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Brief Introduction to Figures of

Speech in English Stylistics

Part One

What is Figures of Speech?

Figures of speech ( )are ways of


making our language figurative. When we
use words in other than their ordinary or
literal sense to lend force to an idea, to
heighten effect, or to create suggestive
imagery, we are said to be speaking or
writing figuratively.

Part Two Detailed Introduction to Figures of


Speech
Simile
A figure of speech in which one thing is
liken to another, in such a way as to clarify
and enhance an image. It is an explicit
comparison recognizable by the use of the
word like or as.
( A Dictionary of Literary Terms)

Comparative words: like, as


Functions: describing shape, scenery;
expressing emotions; explaining; vivid
description, making easy to understand;
creating interest.

Task: Can you figure out the simile


rules in the following sentences?
Examples:
My love is like a red red rose.
Marriage is like a beleaguered fortress: those who are
without want to get in, and those within want to get out.
Men fear death, as children fear to go in the dark.
What salt is to food, wit and humor are to conversation and
literature.
A home without love is no more than a body without a soul.
A word and stone let go cannot be recalled.
A doctor must have the heart of a lion and
the hand of a lady.

Metaphor
A figure of speech containing an
implied comparison, in which a word or
phrase ordinarily and primarily used of one
thing is applied to another.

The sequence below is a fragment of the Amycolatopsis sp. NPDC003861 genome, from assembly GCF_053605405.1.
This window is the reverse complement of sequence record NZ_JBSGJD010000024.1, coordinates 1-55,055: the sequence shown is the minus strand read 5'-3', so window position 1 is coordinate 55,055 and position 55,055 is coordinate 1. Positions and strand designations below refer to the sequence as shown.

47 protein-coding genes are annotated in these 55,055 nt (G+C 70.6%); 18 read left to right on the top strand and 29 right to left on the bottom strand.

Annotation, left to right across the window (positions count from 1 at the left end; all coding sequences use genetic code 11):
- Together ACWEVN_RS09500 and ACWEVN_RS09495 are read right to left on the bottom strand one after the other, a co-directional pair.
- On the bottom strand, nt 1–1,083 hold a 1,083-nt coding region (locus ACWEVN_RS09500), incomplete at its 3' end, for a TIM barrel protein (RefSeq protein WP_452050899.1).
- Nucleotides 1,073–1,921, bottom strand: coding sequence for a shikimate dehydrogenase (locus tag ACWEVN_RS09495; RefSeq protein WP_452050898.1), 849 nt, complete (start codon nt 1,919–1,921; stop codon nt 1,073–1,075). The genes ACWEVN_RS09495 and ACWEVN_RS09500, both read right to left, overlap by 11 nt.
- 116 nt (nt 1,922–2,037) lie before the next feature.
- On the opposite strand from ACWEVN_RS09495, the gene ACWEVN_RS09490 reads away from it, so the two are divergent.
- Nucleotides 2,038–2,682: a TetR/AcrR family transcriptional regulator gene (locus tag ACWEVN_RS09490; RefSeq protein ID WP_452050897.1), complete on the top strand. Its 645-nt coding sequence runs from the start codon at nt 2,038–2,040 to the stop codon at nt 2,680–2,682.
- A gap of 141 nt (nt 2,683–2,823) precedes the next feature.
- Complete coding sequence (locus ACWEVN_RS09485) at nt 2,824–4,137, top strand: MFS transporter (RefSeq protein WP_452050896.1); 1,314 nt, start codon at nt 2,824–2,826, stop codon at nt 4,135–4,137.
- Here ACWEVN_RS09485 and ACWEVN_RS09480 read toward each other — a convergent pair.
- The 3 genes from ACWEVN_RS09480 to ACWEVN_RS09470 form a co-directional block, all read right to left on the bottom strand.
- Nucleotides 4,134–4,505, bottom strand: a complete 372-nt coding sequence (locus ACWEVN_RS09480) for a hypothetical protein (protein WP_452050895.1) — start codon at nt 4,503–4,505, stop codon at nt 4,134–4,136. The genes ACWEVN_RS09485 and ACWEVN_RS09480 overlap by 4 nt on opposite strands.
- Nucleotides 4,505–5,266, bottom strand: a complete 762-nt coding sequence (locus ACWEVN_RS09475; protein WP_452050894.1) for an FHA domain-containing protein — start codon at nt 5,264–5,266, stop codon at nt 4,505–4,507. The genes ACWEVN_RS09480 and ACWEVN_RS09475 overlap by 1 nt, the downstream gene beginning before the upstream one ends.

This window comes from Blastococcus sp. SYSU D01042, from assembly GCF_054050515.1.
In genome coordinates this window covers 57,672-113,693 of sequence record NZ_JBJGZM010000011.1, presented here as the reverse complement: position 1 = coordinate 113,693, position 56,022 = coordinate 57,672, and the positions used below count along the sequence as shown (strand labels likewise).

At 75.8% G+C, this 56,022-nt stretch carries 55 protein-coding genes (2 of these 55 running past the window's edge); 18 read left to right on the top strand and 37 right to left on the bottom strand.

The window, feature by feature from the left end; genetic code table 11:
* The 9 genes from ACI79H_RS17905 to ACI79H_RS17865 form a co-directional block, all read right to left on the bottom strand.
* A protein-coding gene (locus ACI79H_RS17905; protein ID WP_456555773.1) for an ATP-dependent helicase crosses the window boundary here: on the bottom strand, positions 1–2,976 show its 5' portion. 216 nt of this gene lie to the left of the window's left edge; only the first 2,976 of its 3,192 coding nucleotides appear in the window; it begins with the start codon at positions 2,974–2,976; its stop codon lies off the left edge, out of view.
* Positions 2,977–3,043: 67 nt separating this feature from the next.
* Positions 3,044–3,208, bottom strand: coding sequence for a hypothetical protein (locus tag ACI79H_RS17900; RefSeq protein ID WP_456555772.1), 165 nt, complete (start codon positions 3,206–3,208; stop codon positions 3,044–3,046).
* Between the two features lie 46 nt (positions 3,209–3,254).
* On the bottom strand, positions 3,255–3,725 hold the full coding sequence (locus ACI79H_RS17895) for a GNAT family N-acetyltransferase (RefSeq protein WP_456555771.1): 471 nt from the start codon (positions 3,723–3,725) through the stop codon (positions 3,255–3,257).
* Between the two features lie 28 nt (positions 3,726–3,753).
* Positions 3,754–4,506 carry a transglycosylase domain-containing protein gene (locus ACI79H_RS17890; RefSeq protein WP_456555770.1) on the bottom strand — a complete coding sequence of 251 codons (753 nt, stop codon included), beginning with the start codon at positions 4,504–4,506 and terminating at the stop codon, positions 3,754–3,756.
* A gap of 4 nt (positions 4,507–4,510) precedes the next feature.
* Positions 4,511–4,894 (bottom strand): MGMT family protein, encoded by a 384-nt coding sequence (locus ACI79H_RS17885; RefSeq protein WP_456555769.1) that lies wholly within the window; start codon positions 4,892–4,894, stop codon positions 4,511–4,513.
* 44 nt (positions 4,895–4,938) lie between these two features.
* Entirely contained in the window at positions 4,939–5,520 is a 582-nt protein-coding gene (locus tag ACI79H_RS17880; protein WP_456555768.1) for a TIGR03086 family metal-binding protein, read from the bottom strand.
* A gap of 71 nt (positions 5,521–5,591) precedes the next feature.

(Websters New World Dictionary)

Metaphors are often easy to identify and


take the form X is Y. Something or
someone is being compared to something
or someone else through a construction
using the appropriate part of the verb to be
(i.e. am, are, is, was, were, will be).

Examples:
Money is a bottomless sea, in which
honor, conscience, and truth may be
drowned.
The boy wolfed down the food the moment
he grabbed it.
A policeman waved me out of the snake of
traffic.
Some books are to be tasted, others
swallowed, and some few to be chewed
and digested. ( Of Studies, Bacon)

Metonymy
A figure of speech that consists in
using the name of one thing for that of
something else with which it is associated.
(Websters New International Dictionary)

Examples:
She has the eye for the fair and the
beautiful.
What is learned in the cradle is carried to
the grave.
The pen is mightier than the sword.
China won 4 golds and 5 silvers.
This is the struggle between the kimono
and the miniskirt.

Parody
(Piece of ) writing intended to amuse by
imitating the style of writing used by
somebody else.
(Oxford Advanced Learners Dictionary of
Current English)

Examples:
I have no outlook, but an uplook. My place
in society was at the bottom.
Where there is a will, there is a lawsuit.
A husband in hand is worth two in the